Box 1 | The phylogenetic relationship of hagfish, lampreys and jawed vertebrates

From the following article:

Evolution of the vertebrate eye: opsins, photoreceptors, retina and eye cup

Trevor D. Lamb, Shaun P. Collin & Edward N. Pugh, Jr

Nature Reviews Neuroscience 8, 960-976 (December 2007)


Controversy has long surrounded the interrelationship between hagfish, lampreys and jawed vertebrates. One view is that hagfish are basal, having diverged before lampreys split from gnathostomes, whereas an alternative view is that hagfish have degenerated from a lamprey-like ancestor, with hagfish and lampreys forming an agnathan clade, the cyclostomes (round mouths) (Fig. 1). Here we list evidence and arguments that support each view, together with several unresolved issues.

Support for cyclostome monophyly (i.e. hagfish and lampreys as a clade)

  • Molecular–genetic analysis of mitochondrial and nuclear genes has provided strong support for the notion that hagfish and lampreys are sister taxa56, 135, 136, 137, 138, 139.

Support for a hagfish basal position

  • Morphological data on the body plans of extant cyclostomes and their fossil relatives suggest that the unique features of hagfish are plesiomorphic (ancestral), and that these animals approach the condition of the common ancestor of all craniates11, 15, 16, 140, 141.
  • The hagfish 'eye' and retina are very simple, and resemble the pineal organ of vertebrates (see main text). Furthermore, during lamprey metamorphosis, the eye develops from a simple hagfish-like form to a vertebrate-like adult form.
  • Other examples of simplicity are: that the semicircular canals of the labyrinth number just one in hagfish, but two in lampreys and three in jawed vertebrates140, and that the hagfish heart is not innervated.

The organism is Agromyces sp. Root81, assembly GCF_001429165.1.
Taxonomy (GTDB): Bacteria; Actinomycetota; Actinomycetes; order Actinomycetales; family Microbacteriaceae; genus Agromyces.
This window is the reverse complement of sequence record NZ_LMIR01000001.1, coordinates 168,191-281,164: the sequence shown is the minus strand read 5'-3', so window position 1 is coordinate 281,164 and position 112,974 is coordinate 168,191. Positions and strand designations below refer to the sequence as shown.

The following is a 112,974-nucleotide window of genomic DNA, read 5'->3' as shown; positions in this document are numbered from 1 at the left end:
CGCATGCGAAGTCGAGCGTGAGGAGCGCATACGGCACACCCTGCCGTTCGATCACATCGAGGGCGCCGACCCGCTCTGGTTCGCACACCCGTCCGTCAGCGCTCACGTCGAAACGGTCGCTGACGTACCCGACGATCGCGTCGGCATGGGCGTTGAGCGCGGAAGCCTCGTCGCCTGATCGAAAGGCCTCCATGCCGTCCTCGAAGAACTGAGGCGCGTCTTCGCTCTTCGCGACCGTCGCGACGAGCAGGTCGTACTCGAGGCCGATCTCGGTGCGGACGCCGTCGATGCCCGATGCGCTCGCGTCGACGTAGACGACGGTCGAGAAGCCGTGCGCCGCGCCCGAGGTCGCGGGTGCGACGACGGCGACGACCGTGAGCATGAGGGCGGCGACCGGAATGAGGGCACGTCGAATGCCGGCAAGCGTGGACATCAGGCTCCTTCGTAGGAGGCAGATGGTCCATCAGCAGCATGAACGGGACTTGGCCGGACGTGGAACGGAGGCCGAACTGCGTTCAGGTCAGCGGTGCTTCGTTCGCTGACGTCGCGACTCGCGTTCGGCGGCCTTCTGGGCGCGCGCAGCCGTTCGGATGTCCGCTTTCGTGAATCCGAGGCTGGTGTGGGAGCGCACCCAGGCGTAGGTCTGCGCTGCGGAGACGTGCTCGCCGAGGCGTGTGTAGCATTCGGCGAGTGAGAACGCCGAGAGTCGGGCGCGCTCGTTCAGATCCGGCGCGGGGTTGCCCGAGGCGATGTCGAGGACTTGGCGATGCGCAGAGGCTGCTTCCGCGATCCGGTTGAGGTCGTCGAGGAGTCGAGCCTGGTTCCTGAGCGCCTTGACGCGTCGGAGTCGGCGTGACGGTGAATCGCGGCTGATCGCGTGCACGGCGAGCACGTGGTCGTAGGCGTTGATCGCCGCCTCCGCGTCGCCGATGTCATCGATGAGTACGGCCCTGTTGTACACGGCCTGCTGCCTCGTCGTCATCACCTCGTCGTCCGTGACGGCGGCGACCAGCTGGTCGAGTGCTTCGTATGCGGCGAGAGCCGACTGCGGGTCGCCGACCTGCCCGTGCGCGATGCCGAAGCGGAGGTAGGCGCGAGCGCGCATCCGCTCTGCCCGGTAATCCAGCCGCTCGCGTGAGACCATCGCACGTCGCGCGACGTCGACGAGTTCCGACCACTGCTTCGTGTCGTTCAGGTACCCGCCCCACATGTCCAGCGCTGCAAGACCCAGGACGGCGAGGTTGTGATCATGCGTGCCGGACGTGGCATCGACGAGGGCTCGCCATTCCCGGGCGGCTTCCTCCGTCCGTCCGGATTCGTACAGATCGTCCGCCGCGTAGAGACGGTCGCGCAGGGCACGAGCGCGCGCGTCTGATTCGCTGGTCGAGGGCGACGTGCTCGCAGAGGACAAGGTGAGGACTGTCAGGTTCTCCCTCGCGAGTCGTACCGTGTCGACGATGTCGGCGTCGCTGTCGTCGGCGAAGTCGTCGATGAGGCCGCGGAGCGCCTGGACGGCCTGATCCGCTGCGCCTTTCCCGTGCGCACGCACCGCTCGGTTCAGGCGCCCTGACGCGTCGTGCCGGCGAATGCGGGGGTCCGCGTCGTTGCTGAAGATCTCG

Unresolved issues that bear on the interpretation

  • The observed variability of molecular-clock rates19, 20, 21 might have implications for the above molecular–genetic estimates.
  • It is possible that the role of 'long-branch attractions' might have been underestimated in previous molecular phylogenies of hagfish.
  • Interpretation of the molecular–genetic differences will be greatly assisted once the entire genome of a hagfish is available. In the meantime, the identification of hagfish opsin genes might resolve the phylogenetic positioning.
  • Extant hagfish display the vertebrate characteristic of delaminating neural-crest-like cells142, but this does not distinguish whether hagfish are basal or a sister group of lampreys.
  • There is insufficient evidence to determine whether the hagfish eye has degenerated from a lamprey-like ancestor or is basal.
  • Degeneration implies that the loss of vision was advantageous to the animals, which were presumably exposed to light throughout their evolution. The daytime intensity of light available to hagfish is sufficient for vision in other deep-sea species143.
  • There is as-yet no report of a fossil agnathan that possessed a lens144. If an ancestor of hagfish did possess a lens, degeneracy would be supported.
  • During early development the hagfish appears to exhibit a 'lens placode', but the ancestral function of this structure might have been to prevent pigmentation of the overlying skin, rather than to induce lens formation145.
  • If a primordial image-forming eye existed in ancestral hagfish, with a lens and a three-layered retina, and which sent its output to the thalamus, then this eye appears to have reverted to a lensless, two-layered retina connected to the region of the brain that regulates circadian rhythm.

Our view

On balance, and in the face of recent interpretations of the molecular evidence, we favour the view that hagfish are basal. In the words of Janvier141 (see also Ref. 135): "All I can say is that, if cyclostomes are a clade, either hagfishes are the most extraordinary example of reversion among vertebrates, or lampreys and gnathostomes are the most extraordinary example of evolutionary convergence."

Whatever the phylogenetic relationship between hagfish and lampreys turns out to be, it is very likely that improved knowledge of the eyes and photoreceptors of these species will help to refine our understanding of the origin of the vertebrate eye.